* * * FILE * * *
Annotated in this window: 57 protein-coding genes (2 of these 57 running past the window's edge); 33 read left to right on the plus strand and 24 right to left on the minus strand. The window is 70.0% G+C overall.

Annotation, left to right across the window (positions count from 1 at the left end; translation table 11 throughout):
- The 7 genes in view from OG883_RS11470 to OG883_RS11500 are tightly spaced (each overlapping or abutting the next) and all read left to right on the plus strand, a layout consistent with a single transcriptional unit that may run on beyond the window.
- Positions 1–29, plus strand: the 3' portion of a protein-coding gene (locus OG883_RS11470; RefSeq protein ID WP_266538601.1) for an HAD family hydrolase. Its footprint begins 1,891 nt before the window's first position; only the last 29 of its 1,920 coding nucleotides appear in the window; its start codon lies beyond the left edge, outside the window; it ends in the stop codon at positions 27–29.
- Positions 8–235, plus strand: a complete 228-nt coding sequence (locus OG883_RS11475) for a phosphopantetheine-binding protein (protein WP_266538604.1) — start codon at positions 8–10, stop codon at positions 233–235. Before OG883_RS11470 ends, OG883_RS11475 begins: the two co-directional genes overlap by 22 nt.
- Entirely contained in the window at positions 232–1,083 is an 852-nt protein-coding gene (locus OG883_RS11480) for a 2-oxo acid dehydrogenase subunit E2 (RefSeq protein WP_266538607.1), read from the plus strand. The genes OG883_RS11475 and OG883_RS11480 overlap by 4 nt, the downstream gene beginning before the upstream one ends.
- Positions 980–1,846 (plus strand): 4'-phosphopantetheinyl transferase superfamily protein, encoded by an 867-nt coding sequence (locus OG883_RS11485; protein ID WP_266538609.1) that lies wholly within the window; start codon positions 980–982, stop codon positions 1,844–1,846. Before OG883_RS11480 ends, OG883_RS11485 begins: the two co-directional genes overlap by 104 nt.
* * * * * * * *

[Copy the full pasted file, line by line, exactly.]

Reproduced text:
Annotated in this window: 57 protein-coding genes (2 of these 57 running past the window's edge); 33 read left to right on the plus strand and 24 right to left on the minus strand. The window is 70.0% G+C overall.

Annotation, left to right across the window (positions count from 1 at the left end; translation table 11 throughout):
- The 7 genes in view from OG883_RS11470 to OG883_RS11500 are tightly spaced (each overlapping or abutting the next) and all read left to right on the plus strand, a layout consistent with a single transcriptional unit that may run on beyond the window.
- Positions 1–29, plus strand: the 3' portion of a protein-coding gene (locus OG883_RS11470; RefSeq protein ID WP_266538601.1) for an HAD family hydrolase. Its footprint begins 1,891 nt before the window's first position; only the last 29 of its 1,920 coding nucleotides appear in the window; its start codon lies beyond the left edge, outside the window; it ends in the stop codon at positions 27–29.
- Positions 8–235, plus strand: a complete 228-nt coding sequence (locus OG883_RS11475) for a phosphopantetheine-binding protein (protein WP_266538604.1) — start codon at positions 8–10, stop codon at positions 233–235. Before OG883_RS11470 ends, OG883_RS11475 begins: the two co-directional genes overlap by 22 nt.
- Entirely contained in the window at positions 232–1,083 is an 852-nt protein-coding gene (locus OG883_RS11480) for a 2-oxo acid dehydrogenase subunit E2 (RefSeq protein WP_266538607.1), read from the plus strand. The genes OG883_RS11475 and OG883_RS11480 overlap by 4 nt, the downstream gene beginning before the upstream one ends.
- Positions 980–1,846 (plus strand): 4'-phosphopantetheinyl transferase superfamily protein, encoded by an 867-nt coding sequence (locus OG883_RS11485; protein ID WP_266538609.1) that lies wholly within the window; start codon positions 980–982, stop codon positions 1,844–1,846. Before OG883_RS11480 ends, OG883_RS11485 begins: the two co-directional genes overlap by 104 nt.